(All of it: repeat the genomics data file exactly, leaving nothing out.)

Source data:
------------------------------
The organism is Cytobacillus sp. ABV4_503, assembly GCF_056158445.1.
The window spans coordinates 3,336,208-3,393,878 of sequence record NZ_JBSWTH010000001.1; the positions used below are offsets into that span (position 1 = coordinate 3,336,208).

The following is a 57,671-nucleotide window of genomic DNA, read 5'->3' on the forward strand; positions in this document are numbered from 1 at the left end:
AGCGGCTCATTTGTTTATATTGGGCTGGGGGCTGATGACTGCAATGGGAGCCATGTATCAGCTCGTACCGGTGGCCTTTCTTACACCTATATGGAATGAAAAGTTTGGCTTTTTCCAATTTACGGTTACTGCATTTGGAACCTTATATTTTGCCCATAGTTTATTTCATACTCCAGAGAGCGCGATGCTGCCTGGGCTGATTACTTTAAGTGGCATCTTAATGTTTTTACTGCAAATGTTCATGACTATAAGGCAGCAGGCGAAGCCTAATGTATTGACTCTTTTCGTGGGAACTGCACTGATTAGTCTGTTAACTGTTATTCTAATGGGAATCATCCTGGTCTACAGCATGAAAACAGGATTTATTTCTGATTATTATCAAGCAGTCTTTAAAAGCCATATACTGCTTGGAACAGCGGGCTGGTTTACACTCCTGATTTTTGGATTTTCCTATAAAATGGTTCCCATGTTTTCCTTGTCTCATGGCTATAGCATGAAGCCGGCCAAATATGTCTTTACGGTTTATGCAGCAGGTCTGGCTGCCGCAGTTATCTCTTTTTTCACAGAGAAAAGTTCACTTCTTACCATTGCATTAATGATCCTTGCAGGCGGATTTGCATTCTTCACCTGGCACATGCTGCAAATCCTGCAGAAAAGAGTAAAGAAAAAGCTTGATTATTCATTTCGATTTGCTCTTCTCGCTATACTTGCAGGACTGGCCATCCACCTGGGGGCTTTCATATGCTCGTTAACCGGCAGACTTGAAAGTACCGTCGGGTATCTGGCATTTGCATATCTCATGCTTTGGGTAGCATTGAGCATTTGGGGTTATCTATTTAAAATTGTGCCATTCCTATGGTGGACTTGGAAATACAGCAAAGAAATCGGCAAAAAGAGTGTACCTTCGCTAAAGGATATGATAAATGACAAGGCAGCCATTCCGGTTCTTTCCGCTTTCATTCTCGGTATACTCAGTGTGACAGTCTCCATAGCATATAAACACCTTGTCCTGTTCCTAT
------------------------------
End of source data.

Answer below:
The organism is Cytobacillus sp. ABV4_503, assembly GCF_056158445.1.
The window spans coordinates 3,336,208-3,393,878 of sequence record NZ_JBSWTH010000001.1; the positions used below are offsets into that span (position 1 = coordinate 3,336,208).

The following is a 57,671-nucleotide window of genomic DNA, read 5'->3' on the forward strand; positions in this document are numbered from 1 at the left end:
AGCGGCTCATTTGTTTATATTGGGCTGGGGGCTGATGACTGCAATGGGAGCCATGTATCAGCTCGTACCGGTGGCCTTTCTTACACCTATATGGAATGAAAAGTTTGGCTTTTTCCAATTTACGGTTACTGCATTTGGAACCTTATATTTTGCCCATAGTTTATTTCATACTCCAGAGAGCGCGATGCTGCCTGGGCTGATTACTTTAAGTGGCATCTTAATGTTTTTACTGCAAATGTTCATGACTATAAGGCAGCAGGCGAAGCCTAATGTATTGACTCTTTTCGTGGGAACTGCACTGATTAGTCTGTTAACTGTTATTCTAATGGGAATCATCCTGGTCTACAGCATGAAAACAGGATTTATTTCTGATTATTATCAAGCAGTCTTTAAAAGCCATATACTGCTTGGAACAGCGGGCTGGTTTACACTCCTGATTTTTGGATTTTCCTATAAAATGGTTCCCATGTTTTCCTTGTCTCATGGCTATAGCATGAAGCCGGCCAAATATGTCTTTACGGTTTATGCAGCAGGTCTGGCTGCCGCAGTTATCTCTTTTTTCACAGAGAAAAGTTCACTTCTTACCATTGCATTAATGATCCTTGCAGGCGGATTTGCATTCTTCACCTGGCACATGCTGCAAATCCTGCAGAAAAGAGTAAAGAAAAAGCTTGATTATTCATTTCGATTTGCTCTTCTCGCTATACTTGCAGGACTGGCCATCCACCTGGGGGCTTTCATATGCTCGTTAACCGGCAGACTTGAAAGTACCGTCGGGTATCTGGCATTTGCATATCTCATGCTTTGGGTAGCATTGAGCATTTGGGGTTATCTATTTAAAATTGTGCCATTCCTATGGTGGACTTGGAAATACAGCAAAGAAATCGGCAAAAAGAGTGTACCTTCGCTAAAGGATATGATAAATGACAAGGCAGCCATTCCGGTTCTTTCCGCTTTCATTCTCGGTATACTCAGTGTGACAGTCTCCATAGCATATAAACACCTTGTCCTGTTCCTAT